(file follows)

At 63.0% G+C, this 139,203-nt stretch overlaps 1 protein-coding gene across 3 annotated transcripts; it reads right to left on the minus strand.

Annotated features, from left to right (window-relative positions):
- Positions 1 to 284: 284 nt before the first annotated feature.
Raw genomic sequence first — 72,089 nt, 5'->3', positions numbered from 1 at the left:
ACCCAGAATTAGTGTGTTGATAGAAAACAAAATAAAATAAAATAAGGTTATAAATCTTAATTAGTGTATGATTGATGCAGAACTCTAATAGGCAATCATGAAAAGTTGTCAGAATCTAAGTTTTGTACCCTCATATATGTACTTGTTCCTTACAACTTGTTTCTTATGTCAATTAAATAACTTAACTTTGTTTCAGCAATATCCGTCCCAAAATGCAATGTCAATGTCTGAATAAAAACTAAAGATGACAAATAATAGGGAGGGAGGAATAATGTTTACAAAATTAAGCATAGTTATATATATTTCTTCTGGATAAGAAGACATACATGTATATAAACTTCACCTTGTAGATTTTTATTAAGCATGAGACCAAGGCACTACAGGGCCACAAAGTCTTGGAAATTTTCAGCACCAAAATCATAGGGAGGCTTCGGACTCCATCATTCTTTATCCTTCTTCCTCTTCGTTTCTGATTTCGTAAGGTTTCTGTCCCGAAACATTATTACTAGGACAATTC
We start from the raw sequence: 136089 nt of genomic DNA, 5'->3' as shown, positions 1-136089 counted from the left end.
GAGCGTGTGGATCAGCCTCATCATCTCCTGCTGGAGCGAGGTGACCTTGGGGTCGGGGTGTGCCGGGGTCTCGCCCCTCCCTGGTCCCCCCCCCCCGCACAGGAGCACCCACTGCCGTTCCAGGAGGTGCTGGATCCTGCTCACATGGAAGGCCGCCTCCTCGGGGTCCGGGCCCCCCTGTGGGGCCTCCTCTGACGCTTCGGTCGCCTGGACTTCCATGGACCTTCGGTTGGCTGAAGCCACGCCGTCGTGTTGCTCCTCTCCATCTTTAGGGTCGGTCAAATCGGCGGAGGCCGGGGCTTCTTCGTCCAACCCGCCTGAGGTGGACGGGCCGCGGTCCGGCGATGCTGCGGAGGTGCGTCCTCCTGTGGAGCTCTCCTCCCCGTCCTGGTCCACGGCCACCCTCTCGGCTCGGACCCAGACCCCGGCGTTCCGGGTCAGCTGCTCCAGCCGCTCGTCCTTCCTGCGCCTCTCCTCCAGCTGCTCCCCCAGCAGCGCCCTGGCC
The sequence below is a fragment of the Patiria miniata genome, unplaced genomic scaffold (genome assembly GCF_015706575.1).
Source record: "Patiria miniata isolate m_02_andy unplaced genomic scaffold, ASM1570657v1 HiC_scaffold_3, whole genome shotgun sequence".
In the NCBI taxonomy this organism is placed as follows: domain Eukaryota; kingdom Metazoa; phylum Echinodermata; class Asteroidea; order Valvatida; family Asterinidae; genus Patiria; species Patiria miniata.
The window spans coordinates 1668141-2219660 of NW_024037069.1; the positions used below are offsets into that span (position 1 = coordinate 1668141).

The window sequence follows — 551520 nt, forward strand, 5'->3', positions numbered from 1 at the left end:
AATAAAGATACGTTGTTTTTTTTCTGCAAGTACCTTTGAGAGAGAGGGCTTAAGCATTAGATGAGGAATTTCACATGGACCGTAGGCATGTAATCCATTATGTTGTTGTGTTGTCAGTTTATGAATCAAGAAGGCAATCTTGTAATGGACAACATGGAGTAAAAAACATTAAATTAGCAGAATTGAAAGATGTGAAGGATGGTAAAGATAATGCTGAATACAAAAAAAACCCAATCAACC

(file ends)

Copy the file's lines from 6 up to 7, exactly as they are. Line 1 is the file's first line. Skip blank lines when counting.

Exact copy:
We start from the raw sequence: 136089 nt of genomic DNA, 5'->3' as shown, positions 1-136089 counted from the left end.
GAGCGTGTGGATCAGCCTCATCATCTCCTGCTGGAGCGAGGTGACCTTGGGGTCGGGGTGTGCCGGGGTCTCGCCCCTCCCTGGTCCCCCCCCCCCGCACAGGAGCACCCACTGCCGTTCCAGGAGGTGCTGGATCCTGCTCACATGGAAGGCCGCCTCCTCGGGGTCCGGGCCCCCCTGTGGGGCCTCCTCTGACGCTTCGGTCGCCTGGACTTCCATGGACCTTCGGTTGGCTGAAGCCACGCCGTCGTGTTGCTCCTCTCCATCTTTAGGGTCGGTCAAATCGGCGGAGGCCGGGGCTTCTTCGTCCAACCCGCCTGAGGTGGACGGGCCGCGGTCCGGCGATGCTGCGGAGGTGCGTCCTCCTGTGGAGCTCTCCTCCCCGTCCTGGTCCACGGCCACCCTCTCGGCTCGGACCCAGACCCCGGCGTTCCGGGTCAGCTGCTCCAGCCGCTCGTCCTTCCTGCGCCTCTCCTCCAGCTGCTCCCCCAGCAGCGCCCTGGCC